How much do I need in my emergency fund?

In these uncertain times, it pays to have money set aside to give you peace of mind that if your income drops, you still have ample funds to pay for your everyday expenses until you get back on your feet again.

Emergency Fund

Having savings set aside in an emergency fund provides a great source of comfort should something unforeseen like job loss or illness happens. So how much should you set aside in your emergency fund, where should you keep it and when is the right time to access these funds?

A good rule of thumb is to have enough money for three months of expenses in your emergency account. The amount you set aside, however, will depend on your circumstances. The Henderson Poverty Line, the amount of money you need to get by each week, including how much you need to keep a roof over your head, is a good place to start to figure out how much you need to cover the basics in the event of an emergency. This is a benchmark that was first developed in 1973, which is now widely considered to be the benchmark for the disposable income Australians need to support themselves1.  

Its figures show: 

  • Single people need $542.92 a week
  • Couples need $726.27 a week 
  • A family of four needs $1019.70 a week

These figures are a guide only, and your expenses are likely to be higher, so it’s worth looking at your actual expenses to figure out how much to set aside. You can do this by:

  • Figuring out the amount of money you have spent by reviewing your transactions in online banking across a three-month period.
  • Dividing up costs into buckets like food, rent or mortgage payments, other loan repayments, transport and car costs, health and insurance premiums and energy and phone bills.

Once you know how much you’ve spent on these basic expenses you can work out how much you need to save in your emergency fund. It’s a good idea to add a contingency amount over and above this amount in case other expenses arise. 

Safe keeping

Now you’ve figured out how much to save in your emergency fund, it’s time to decide where to store these funds. Here are some options:

  • Mortgage offset account or redraw facility: storing your emergency funds in an account linked to your mortgage helps reduce the interest you pay and the time it will take to pay off your mortgage.
  • High interest savings account: this is an option if you rent and can help to add to your emergency funds over time as you will earn interest on the money. Look for an account that pays extra interest if you don’t make withdrawals.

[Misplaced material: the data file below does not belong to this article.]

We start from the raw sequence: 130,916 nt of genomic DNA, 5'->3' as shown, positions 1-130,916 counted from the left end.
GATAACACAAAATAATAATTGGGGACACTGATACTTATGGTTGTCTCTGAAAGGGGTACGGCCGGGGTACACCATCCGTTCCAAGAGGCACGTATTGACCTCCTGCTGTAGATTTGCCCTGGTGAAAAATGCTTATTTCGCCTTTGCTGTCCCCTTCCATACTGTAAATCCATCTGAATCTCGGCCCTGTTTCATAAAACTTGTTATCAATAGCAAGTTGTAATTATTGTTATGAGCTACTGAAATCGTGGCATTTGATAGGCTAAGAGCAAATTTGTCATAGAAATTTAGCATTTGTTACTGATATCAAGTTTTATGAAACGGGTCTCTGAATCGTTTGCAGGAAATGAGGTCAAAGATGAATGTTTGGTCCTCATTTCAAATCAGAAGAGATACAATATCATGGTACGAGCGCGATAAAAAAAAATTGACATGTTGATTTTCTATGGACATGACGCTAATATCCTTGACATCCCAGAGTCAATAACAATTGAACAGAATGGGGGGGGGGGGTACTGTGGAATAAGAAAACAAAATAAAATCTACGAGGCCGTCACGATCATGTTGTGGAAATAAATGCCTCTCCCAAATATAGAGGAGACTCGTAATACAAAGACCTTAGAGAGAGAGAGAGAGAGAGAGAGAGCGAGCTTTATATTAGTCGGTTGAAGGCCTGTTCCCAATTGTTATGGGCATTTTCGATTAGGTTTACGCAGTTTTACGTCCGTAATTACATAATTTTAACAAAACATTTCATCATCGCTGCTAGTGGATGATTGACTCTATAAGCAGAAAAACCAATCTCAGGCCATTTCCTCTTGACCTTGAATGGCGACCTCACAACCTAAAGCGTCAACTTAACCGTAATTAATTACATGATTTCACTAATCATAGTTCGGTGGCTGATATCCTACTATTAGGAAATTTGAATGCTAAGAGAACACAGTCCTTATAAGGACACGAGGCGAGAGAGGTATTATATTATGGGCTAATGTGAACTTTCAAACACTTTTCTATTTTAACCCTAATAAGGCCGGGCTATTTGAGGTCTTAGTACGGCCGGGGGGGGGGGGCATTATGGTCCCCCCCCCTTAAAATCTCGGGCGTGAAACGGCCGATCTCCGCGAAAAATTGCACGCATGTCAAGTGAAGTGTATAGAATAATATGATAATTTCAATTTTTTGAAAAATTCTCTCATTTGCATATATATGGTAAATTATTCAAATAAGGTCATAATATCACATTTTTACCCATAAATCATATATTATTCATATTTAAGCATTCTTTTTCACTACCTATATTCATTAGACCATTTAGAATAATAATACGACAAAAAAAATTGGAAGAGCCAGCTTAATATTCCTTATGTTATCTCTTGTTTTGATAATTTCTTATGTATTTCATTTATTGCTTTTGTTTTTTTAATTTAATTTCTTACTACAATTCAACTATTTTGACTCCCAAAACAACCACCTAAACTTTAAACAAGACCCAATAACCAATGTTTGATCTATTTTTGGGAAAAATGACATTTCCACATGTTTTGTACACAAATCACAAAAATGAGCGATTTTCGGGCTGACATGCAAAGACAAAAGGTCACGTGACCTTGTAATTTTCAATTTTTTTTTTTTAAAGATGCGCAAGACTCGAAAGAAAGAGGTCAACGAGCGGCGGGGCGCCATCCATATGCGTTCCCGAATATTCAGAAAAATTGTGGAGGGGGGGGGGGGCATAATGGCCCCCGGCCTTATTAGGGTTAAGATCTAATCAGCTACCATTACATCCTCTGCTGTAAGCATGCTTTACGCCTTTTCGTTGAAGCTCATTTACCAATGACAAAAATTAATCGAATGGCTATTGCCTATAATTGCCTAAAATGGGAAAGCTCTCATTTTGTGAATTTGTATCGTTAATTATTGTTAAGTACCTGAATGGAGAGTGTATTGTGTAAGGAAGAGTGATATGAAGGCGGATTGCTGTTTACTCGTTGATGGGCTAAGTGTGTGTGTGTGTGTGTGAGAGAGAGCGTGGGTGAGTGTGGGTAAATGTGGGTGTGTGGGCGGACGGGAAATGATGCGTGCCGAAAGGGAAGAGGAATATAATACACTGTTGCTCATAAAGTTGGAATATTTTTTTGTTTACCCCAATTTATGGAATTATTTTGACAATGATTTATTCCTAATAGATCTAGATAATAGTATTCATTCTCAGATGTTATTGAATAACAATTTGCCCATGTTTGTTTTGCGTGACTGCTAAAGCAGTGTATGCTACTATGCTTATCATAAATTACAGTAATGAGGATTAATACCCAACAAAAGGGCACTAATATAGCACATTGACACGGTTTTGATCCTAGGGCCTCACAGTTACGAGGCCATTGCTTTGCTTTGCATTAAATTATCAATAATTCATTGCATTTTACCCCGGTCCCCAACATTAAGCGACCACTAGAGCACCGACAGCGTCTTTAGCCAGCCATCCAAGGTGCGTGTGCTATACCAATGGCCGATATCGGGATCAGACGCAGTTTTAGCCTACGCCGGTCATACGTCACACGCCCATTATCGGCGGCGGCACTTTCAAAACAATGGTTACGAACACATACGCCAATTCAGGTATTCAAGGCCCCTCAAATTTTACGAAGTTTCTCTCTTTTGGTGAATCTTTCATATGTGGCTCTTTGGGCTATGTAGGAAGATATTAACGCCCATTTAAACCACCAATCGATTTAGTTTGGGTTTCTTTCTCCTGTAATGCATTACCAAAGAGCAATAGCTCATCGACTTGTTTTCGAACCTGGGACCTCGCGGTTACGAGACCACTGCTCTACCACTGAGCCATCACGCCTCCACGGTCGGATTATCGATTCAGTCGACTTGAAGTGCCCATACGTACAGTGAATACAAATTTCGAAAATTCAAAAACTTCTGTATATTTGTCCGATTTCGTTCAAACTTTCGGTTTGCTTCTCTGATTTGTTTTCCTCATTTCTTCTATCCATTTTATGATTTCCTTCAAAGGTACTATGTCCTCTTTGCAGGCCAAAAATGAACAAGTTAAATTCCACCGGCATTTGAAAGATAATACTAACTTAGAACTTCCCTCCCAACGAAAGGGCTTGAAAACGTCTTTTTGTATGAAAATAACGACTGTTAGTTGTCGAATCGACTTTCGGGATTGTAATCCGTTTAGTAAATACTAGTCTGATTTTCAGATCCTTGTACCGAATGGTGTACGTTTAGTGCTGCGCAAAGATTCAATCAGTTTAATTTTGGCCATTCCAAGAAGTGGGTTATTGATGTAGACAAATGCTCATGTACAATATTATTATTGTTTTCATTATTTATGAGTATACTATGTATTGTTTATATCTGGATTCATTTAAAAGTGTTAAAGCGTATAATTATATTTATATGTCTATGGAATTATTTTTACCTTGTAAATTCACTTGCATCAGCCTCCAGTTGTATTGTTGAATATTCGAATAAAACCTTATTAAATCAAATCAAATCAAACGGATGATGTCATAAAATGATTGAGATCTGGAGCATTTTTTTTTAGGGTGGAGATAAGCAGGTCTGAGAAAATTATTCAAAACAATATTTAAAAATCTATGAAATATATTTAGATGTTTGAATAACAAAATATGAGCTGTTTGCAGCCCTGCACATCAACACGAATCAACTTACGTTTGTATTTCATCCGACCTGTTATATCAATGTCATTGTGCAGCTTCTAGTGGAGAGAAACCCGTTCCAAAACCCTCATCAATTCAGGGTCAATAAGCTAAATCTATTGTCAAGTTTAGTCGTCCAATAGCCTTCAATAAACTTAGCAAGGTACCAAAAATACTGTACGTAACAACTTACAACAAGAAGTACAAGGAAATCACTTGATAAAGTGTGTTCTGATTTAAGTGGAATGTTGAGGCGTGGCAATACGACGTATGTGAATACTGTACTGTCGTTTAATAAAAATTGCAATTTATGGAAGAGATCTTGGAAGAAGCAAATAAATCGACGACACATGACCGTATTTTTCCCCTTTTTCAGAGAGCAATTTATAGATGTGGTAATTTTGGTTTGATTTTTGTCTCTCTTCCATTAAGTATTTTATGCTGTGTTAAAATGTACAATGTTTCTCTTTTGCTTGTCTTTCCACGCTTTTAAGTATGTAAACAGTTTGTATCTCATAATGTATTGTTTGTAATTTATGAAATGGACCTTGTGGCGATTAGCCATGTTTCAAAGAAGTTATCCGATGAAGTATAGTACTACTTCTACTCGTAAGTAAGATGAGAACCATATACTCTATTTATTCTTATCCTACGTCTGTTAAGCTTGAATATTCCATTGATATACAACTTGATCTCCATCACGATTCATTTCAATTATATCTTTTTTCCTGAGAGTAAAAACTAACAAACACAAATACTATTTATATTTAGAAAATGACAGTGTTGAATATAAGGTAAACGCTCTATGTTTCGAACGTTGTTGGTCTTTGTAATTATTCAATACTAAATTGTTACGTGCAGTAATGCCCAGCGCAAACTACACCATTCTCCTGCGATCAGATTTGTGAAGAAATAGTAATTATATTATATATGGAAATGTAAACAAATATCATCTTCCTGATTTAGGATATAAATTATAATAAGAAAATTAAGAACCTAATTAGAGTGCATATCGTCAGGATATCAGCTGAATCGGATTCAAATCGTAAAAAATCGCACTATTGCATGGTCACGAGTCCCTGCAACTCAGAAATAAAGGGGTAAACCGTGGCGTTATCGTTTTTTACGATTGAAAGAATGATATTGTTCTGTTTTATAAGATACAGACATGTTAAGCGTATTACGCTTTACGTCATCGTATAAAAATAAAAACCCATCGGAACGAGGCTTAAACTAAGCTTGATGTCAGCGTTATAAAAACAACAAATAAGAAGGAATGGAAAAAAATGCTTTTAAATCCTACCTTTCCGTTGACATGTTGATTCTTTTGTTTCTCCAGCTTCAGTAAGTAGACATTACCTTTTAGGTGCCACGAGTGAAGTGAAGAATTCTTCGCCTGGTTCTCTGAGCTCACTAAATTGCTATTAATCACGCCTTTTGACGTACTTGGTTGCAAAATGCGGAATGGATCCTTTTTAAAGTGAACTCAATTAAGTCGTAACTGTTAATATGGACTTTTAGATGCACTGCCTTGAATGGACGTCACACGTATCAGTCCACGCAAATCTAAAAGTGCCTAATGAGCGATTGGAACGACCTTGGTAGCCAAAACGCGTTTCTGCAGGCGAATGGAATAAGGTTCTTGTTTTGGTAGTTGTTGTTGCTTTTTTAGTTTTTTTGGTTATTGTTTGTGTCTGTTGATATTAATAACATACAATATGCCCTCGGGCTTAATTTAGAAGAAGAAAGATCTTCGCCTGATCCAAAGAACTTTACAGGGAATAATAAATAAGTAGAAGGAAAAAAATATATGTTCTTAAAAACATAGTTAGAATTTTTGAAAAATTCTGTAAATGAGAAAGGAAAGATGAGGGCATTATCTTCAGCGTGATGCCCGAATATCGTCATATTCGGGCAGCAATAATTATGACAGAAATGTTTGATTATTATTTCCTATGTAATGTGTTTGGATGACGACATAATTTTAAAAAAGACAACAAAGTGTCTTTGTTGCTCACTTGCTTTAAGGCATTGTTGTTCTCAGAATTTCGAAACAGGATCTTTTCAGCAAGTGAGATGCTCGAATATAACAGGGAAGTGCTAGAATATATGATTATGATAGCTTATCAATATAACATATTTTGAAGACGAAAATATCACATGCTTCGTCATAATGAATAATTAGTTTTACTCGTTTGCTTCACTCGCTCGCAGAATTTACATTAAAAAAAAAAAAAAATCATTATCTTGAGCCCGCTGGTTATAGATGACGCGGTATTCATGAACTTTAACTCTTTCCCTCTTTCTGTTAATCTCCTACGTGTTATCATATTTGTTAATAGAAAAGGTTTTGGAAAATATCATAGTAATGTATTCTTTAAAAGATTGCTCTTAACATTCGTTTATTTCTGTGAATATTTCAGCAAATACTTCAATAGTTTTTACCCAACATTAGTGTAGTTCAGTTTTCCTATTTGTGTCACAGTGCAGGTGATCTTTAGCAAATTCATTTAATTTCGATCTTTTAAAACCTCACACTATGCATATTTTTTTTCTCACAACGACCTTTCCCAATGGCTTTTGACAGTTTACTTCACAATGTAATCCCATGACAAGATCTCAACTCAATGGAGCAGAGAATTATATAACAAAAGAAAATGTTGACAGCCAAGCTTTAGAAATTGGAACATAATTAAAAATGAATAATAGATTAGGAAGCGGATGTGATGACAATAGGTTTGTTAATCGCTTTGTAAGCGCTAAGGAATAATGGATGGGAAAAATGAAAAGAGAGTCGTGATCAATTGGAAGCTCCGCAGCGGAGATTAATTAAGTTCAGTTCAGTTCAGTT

When to access your money

Once you’ve saved up your emergency money, it’s useful to put in place some guidelines about when to spend it. This is important as everyone has different ideas about what constitutes an emergency, depending on their views, as well as, their level of wealth. Here are some ideas:

  • If you lose your job and need funds to pay for your mortgage or rent.
  • If you suffer a health emergency or need urgent dental work and need money to pay for treatment. But don’t forget to also explore private health insurance to reduce the need to access funds to pay for medical expenses.
  • If your car needs urgent repairs that are not covered by car insurance.
  • If a family member falls ill or suffers an accident and you need to take time off work to look after them.

If you decide to dip into your emergency savings for one of these or another reason, the idea is to spend the money on daily living expenses like food and bills. Emergency money isn’t usually for play money or for entertainment purposes. You can always set aside another pot of money for this purpose. 

Emergency funds are a great way to give you a sense of financial confidence and the sense you will be able to meet your obligations through life’s ups and downs.




Take action

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When it comes to managing your finances, it’s important to understand the difference between passive and active investing.

This information has been prepared by Westpac Banking Corporation ABN 33 007 457 141 AFSL & ACL 233714 (Westpac) and is current as at 29 June 2020.

The information in this article is general information only. It does not constitute any recommendation or financial product advice. It provides an overview or summary only and it should not be considered a comprehensive statement on any matter or relied upon as such. The information has been prepared without taking into account your personal objectives, financial situation or needs and so you should consider its appropriateness having regard to these factors before acting on it. Before acting on it, you should seek independent financial and tax advice about its appropriateness to your objectives, financial situation and needs.

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